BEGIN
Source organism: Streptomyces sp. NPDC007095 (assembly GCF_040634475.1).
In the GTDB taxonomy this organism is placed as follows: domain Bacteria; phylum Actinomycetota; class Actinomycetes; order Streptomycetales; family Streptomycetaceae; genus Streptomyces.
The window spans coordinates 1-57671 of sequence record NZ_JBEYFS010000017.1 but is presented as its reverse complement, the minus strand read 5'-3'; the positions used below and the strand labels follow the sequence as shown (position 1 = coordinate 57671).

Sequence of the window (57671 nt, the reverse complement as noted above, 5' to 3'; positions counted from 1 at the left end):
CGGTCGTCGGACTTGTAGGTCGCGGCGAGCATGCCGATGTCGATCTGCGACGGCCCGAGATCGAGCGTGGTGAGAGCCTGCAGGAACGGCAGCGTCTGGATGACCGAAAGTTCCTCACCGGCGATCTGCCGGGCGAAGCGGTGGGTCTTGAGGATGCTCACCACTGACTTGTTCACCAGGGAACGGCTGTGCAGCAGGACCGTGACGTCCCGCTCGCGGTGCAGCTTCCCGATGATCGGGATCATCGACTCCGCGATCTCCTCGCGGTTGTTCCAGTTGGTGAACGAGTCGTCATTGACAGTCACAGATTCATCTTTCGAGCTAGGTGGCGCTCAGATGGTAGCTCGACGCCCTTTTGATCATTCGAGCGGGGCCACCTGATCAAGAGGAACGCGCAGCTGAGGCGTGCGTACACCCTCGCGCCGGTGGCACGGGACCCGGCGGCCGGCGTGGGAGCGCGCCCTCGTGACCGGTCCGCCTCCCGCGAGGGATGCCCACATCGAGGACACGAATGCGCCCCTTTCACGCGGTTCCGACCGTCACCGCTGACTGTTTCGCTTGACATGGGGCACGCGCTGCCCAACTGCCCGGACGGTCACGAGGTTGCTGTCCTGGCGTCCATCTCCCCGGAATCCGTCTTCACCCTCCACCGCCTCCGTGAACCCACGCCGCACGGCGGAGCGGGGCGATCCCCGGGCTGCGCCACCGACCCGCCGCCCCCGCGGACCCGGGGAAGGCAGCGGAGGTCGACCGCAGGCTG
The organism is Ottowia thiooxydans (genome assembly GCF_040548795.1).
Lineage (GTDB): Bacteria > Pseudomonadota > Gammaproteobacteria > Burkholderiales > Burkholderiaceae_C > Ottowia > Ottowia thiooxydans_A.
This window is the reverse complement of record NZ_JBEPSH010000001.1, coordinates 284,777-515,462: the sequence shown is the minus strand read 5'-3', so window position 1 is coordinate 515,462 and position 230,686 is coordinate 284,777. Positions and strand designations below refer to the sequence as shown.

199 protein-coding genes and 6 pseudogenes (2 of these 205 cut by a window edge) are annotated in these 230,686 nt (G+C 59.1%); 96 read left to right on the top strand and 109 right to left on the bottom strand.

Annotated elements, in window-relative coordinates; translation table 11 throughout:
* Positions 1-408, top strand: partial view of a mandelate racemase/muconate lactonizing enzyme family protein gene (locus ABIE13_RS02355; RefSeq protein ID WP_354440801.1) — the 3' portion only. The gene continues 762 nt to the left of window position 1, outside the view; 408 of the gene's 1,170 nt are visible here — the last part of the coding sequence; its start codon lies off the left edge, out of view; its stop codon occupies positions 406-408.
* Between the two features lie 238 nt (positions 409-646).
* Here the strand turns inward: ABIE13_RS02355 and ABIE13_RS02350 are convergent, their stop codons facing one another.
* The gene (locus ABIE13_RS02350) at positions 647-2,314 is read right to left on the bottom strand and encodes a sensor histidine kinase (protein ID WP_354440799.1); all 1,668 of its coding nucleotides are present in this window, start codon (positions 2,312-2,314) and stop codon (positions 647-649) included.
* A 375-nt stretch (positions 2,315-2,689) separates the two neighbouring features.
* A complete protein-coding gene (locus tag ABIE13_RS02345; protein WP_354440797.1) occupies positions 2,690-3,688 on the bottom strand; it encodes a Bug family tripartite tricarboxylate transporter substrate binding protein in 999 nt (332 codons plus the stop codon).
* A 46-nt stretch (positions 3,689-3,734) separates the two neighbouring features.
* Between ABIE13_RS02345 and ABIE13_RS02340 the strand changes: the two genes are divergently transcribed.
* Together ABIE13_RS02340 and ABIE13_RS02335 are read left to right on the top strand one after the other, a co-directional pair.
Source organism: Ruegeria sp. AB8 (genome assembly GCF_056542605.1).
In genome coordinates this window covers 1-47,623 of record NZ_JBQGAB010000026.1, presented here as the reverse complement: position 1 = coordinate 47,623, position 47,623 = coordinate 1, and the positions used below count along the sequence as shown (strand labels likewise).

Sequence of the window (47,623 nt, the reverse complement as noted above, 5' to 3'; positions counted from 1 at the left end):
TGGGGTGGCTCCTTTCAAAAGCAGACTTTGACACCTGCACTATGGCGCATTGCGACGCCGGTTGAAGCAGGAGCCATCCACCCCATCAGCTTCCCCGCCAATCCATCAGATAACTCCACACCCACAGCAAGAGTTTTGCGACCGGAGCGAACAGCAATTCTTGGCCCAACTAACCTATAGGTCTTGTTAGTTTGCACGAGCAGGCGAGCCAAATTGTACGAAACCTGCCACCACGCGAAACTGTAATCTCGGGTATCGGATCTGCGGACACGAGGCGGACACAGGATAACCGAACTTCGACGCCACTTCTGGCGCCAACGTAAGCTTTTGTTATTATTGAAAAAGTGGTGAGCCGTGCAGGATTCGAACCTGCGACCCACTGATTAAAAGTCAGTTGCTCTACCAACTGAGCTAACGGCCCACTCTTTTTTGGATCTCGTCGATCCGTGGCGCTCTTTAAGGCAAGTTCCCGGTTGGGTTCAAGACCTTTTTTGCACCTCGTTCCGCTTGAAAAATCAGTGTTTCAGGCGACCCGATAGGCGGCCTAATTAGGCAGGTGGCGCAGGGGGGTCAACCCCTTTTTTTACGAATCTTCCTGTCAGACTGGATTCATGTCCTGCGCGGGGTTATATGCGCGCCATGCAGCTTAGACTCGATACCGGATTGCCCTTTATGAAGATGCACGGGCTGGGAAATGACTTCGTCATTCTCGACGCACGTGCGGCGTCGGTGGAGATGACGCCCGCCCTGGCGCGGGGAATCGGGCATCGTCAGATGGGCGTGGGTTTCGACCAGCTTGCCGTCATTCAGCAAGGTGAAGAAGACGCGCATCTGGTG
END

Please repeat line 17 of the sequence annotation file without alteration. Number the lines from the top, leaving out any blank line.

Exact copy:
* A 46-nt stretch (positions 3,689-3,734) separates the two neighbouring features.